If Juan Williams had said “I have spoken to airline passengers who say they are afraid when the see passengers in Islamic garb,” that would have been an example of useful reporting that sheds light on an important issue. But when he says that he himself experiences that fear, we the public no longer see him as a professional journalist who carefully reports the facts and keeps personal biases out of it — and he loses some credibility.

To make it worse, Williams calls himself a “political analyst” and was drawing a paycheck from both NPR, which tries to be nonpartisan, and Faux News, which, in effect, is a propaganda arm of the Republican Party and has such other luminaries on its payroll as Glenn Beck and Sarah Palin. If Williams had wanted to be taken seriously as a journalist, he should never have allowed himself to be paid by a cable network that foments Islamophobia and whose owner contributes large sums to the GOP. And for NPR to be taken seriously as an independent and impartial news network, it can’t have people on its payroll who are also being paid by rightwing propagandists. In fact, NPR would be better served by avoiding or at least minimizing the use of any “analysts” and instead have journalists on its payroll who report what politicians and academics are saying, while keeping their personal views out of it. That’s what journalists like Jim Lehrer do, and he is highly trusted and respected.

(Photo: Baltimore Sun)

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Koran burning coverage: a tough call

If the Florida pastor had gone through with his threat to burn the Koran, should news media have covered the event? And if so, how much coverage should they have given?

This is one of the toughest decisions in the news business. News organizations differed in their plans. Fox, CNN and the AP said they would not provide pictures. The New York Times did not rule it out but indicated it was leaning against publishing pictures.

To come up with the right decision, editors and producers have to conduct a balancing test, weighing two important ethics principles of the Society of Professional Journalists, the main professional association of American reporters. The first and most important principle is Seek Truth and Report It. The second principle is Minimize Harm. In this case, the two principles are in conflict.

Burning the Koran would have been an event, and the journalist’s job is to report the facts of newsworthy events in an honest, reliable and truthful way so that the public has enough information to make an informed judgment. So the first principle would apply.

But burning the Koran clearly would have caused great harm. Already people have died in demonstrations in Islamic counries over the mere threat of this happening. In fact, today (Sunday, Sept. 12), even though the Koran burning never took place, two people died in violent protests in Afghanistan. Had the Koran burning actually happened, American troops would have been at risk. We’ve already seen how, in 2005, an erroneous Newsweek report of a Koran being flushed down a toilet at Guantanamo touched off riots in Islamic countries in which people died. (In one two-day period in Afghanistan, the BBC reported, seven people were killed.) So the second principle also applies.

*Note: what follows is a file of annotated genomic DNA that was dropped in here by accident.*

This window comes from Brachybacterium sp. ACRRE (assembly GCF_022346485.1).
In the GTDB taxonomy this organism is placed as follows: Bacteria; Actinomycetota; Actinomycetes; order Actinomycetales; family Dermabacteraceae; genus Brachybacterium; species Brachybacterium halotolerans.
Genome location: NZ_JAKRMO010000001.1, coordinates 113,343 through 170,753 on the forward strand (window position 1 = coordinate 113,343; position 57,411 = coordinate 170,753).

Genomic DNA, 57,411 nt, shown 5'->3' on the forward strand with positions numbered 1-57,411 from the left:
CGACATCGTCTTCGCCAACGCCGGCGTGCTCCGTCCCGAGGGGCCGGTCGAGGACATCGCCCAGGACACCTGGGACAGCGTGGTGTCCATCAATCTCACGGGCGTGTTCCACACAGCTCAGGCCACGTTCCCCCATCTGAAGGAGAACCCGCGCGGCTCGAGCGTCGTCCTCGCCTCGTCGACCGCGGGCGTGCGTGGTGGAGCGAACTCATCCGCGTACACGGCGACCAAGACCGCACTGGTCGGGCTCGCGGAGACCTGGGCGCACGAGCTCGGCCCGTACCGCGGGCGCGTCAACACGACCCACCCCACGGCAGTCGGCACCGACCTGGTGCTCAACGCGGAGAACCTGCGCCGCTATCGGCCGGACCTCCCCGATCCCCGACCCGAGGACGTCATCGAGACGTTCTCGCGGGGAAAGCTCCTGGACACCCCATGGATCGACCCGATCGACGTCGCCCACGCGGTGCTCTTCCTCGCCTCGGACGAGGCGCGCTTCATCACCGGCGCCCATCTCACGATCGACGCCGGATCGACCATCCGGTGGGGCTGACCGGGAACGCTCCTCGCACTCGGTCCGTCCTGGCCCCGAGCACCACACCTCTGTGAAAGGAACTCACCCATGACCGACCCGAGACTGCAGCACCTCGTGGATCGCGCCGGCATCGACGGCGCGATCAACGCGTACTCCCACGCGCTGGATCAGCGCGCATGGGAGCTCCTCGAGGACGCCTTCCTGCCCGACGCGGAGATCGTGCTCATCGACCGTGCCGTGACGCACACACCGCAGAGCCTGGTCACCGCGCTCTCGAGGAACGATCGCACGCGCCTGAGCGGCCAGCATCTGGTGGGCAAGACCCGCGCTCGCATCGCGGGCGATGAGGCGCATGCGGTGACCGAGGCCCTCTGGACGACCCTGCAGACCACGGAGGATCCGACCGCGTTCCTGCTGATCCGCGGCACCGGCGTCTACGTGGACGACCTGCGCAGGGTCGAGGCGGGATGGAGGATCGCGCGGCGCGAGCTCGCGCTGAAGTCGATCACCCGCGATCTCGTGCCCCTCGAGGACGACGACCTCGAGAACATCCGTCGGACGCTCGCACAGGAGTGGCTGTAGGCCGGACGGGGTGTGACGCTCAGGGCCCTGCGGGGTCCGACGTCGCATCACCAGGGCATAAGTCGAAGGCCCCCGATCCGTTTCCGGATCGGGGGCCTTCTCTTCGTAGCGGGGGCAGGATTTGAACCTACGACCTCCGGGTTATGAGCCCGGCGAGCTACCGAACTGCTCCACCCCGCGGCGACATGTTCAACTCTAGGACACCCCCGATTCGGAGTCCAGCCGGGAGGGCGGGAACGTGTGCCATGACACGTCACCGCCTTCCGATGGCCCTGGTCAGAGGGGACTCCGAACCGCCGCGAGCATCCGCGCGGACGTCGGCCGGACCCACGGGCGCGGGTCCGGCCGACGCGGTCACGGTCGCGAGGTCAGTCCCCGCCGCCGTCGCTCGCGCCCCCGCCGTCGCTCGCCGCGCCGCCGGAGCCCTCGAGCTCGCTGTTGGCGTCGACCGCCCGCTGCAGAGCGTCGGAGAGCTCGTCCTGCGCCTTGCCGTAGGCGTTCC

How do you reconcile these two?

Before the threatened Koran burning gathered public attention (hyped by a Tweet and Facebook item by the pastor and then excessive news media coverage), there would have been little need to cover it. It would have been a minor stunt by an obscure church. But once Gen. Petraeus, Secretary of Defense Gates and President Obama, among many other leaders, had issued public calls urging the pastor to cancel the event, it would have been improper for journalists not to cover it, including providing images of the event. For one thing, there was no guarantee that all news organizations would boycott coverage, and all it would take would be for one news organization to take one picture for it to become viral on the Internet. So any one news organization’s not covering it would not minimize harm.

For another thing, even if no news organizations covered it, some individual with a cell phone camera undoubtedly would have put images on the Internet. The damage would have been done, and riots and even killings of Americans would likely ensue. In this situation, the value of coverage by a serious, credible, professional news organization would be to make sure that, since the story is going to get out anyway, a truthful, reliable, impartial and undistorted account should be made public, to counter any false reports, rumors or propaganda about what exactly happened. And that includes accurate, contextual images of the event.